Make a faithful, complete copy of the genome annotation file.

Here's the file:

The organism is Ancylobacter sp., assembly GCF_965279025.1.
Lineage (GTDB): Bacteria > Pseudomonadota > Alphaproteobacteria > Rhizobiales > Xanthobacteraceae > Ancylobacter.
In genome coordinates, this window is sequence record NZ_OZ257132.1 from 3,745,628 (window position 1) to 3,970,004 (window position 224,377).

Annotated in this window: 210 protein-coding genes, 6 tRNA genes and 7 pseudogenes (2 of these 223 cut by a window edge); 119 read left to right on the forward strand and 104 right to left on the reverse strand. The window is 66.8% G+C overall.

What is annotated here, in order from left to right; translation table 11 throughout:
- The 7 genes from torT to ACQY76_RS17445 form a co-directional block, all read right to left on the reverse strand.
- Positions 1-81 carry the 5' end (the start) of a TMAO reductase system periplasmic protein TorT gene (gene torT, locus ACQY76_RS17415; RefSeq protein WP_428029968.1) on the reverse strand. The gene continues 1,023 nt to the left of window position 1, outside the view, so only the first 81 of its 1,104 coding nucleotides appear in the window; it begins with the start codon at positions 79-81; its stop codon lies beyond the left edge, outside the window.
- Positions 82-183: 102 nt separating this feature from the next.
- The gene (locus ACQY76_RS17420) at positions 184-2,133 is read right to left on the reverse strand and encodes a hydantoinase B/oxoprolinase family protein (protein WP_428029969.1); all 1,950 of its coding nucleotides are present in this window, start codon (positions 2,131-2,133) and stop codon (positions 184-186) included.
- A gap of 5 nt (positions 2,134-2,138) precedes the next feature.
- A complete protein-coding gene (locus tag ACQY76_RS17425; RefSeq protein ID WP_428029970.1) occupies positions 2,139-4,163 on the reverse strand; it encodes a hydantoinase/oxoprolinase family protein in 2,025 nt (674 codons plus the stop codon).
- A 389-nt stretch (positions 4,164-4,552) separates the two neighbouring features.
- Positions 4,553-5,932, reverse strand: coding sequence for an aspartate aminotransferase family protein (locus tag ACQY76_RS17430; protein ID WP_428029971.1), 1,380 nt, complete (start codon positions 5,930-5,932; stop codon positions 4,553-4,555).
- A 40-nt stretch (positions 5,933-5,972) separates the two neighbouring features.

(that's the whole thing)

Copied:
The organism is Ancylobacter sp., assembly GCF_965279025.1.
Lineage (GTDB): Bacteria > Pseudomonadota > Alphaproteobacteria > Rhizobiales > Xanthobacteraceae > Ancylobacter.
In genome coordinates, this window is sequence record NZ_OZ257132.1 from 3,745,628 (window position 1) to 3,970,004 (window position 224,377).

Annotated in this window: 210 protein-coding genes, 6 tRNA genes and 7 pseudogenes (2 of these 223 cut by a window edge); 119 read left to right on the forward strand and 104 right to left on the reverse strand. The window is 66.8% G+C overall.

What is annotated here, in order from left to right; translation table 11 throughout:
- The 7 genes from torT to ACQY76_RS17445 form a co-directional block, all read right to left on the reverse strand.
- Positions 1-81 carry the 5' end (the start) of a TMAO reductase system periplasmic protein TorT gene (gene torT, locus ACQY76_RS17415; RefSeq protein WP_428029968.1) on the reverse strand. The gene continues 1,023 nt to the left of window position 1, outside the view, so only the first 81 of its 1,104 coding nucleotides appear in the window; it begins with the start codon at positions 79-81; its stop codon lies beyond the left edge, outside the window.
- Positions 82-183: 102 nt separating this feature from the next.
- The gene (locus ACQY76_RS17420) at positions 184-2,133 is read right to left on the reverse strand and encodes a hydantoinase B/oxoprolinase family protein (protein WP_428029969.1); all 1,950 of its coding nucleotides are present in this window, start codon (positions 2,131-2,133) and stop codon (positions 184-186) included.
- A gap of 5 nt (positions 2,134-2,138) precedes the next feature.
- A complete protein-coding gene (locus tag ACQY76_RS17425; RefSeq protein ID WP_428029970.1) occupies positions 2,139-4,163 on the reverse strand; it encodes a hydantoinase/oxoprolinase family protein in 2,025 nt (674 codons plus the stop codon).
- A 389-nt stretch (positions 4,164-4,552) separates the two neighbouring features.
- Positions 4,553-5,932, reverse strand: coding sequence for an aspartate aminotransferase family protein (locus tag ACQY76_RS17430; protein ID WP_428029971.1), 1,380 nt, complete (start codon positions 5,930-5,932; stop codon positions 4,553-4,555).
- A 40-nt stretch (positions 5,933-5,972) separates the two neighbouring features.